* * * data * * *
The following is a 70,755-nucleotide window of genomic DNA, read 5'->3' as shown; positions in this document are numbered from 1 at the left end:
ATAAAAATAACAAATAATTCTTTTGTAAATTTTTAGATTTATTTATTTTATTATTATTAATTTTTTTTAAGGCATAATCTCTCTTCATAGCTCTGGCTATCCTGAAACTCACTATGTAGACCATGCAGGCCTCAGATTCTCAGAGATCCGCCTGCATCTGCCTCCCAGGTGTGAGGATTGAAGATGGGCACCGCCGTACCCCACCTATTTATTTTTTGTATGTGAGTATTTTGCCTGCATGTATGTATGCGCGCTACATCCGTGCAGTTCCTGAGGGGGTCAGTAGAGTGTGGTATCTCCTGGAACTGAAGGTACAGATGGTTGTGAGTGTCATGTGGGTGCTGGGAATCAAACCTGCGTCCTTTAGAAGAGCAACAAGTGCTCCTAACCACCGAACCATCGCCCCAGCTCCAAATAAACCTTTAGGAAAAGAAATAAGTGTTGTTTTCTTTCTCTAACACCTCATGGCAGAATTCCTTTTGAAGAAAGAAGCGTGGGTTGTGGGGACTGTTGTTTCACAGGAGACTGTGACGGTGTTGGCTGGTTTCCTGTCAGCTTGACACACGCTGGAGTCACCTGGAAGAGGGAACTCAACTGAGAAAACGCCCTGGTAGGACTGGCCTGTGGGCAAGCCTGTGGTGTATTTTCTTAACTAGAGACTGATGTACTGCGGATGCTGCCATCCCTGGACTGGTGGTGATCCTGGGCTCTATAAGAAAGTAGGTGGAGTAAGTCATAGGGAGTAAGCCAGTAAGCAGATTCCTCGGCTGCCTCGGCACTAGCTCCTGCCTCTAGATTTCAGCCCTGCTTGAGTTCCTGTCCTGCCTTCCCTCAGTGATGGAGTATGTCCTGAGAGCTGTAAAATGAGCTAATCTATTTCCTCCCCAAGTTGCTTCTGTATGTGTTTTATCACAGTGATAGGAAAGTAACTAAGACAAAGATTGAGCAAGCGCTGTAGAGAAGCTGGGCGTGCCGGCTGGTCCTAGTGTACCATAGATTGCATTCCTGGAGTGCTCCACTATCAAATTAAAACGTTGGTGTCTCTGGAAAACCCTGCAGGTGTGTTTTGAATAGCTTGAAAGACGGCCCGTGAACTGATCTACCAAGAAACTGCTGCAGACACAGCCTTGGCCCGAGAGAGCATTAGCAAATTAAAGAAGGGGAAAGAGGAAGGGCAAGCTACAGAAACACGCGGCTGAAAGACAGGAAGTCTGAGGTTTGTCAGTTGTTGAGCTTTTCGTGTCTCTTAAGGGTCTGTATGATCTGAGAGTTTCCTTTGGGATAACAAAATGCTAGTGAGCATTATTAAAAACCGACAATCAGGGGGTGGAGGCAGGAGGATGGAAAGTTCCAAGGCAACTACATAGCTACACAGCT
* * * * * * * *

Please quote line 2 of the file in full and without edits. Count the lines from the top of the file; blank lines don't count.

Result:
ATAAAAATAACAAATAATTCTTTTGTAAATTTTTAGATTTATTTATTTTATTATTATTAATTTTTTTTAAGGCATAATCTCTCTTCATAGCTCTGGCTATCCTGAAACTCACTATGTAGACCATGCAGGCCTCAGATTCTCAGAGATCCGCCTGCATCTGCCTCCCAGGTGTGAGGATTGAAGATGGGCACCGCCGTACCCCACCTATTTATTTTTTGTATGTGAGTATTTTGCCTGCATGTATGTATGCGCGCTACATCCGTGCAGTTCCTGAGGGGGTCAGTAGAGTGTGGTATCTCCTGGAACTGAAGGTACAGATGGTTGTGAGTGTCATGTGGGTGCTGGGAATCAAACCTGCGTCCTTTAGAAGAGCAACAAGTGCTCCTAACCACCGAACCATCGCCCCAGCTCCAAATAAACCTTTAGGAAAAGAAATAAGTGTTGTTTTCTTTCTCTAACACCTCATGGCAGAATTCCTTTTGAAGAAAGAAGCGTGGGTTGTGGGGACTGTTGTTTCACAGGAGACTGTGACGGTGTTGGCTGGTTTCCTGTCAGCTTGACACACGCTGGAGTCACCTGGAAGAGGGAACTCAACTGAGAAAACGCCCTGGTAGGACTGGCCTGTGGGCAAGCCTGTGGTGTATTTTCTTAACTAGAGACTGATGTACTGCGGATGCTGCCATCCCTGGACTGGTGGTGATCCTGGGCTCTATAAGAAAGTAGGTGGAGTAAGTCATAGGGAGTAAGCCAGTAAGCAGATTCCTCGGCTGCCTCGGCACTAGCTCCTGCCTCTAGATTTCAGCCCTGCTTGAGTTCCTGTCCTGCCTTCCCTCAGTGATGGAGTATGTCCTGAGAGCTGTAAAATGAGCTAATCTATTTCCTCCCCAAGTTGCTTCTGTATGTGTTTTATCACAGTGATAGGAAAGTAACTAAGACAAAGATTGAGCAAGCGCTGTAGAGAAGCTGGGCGTGCCGGCTGGTCCTAGTGTACCATAGATTGCATTCCTGGAGTGCTCCACTATCAAATTAAAACGTTGGTGTCTCTGGAAAACCCTGCAGGTGTGTTTTGAATAGCTTGAAAGACGGCCCGTGAACTGATCTACCAAGAAACTGCTGCAGACACAGCCTTGGCCCGAGAGAGCATTAGCAAATTAAAGAAGGGGAAAGAGGAAGGGCAAGCTACAGAAACACGCGGCTGAAAGACAGGAAGTCTGAGGTTTGTCAGTTGTTGAGCTTTTCGTGTCTCTTAAGGGTCTGTATGATCTGAGAGTTTCCTTTGGGATAACAAAATGCTAGTGAGCATTATTAAAAACCGACAATCAGGGGGTGGAGGCAGGAGGATGGAAAGTTCCAAGGCAACTACATAGCTACACAGCT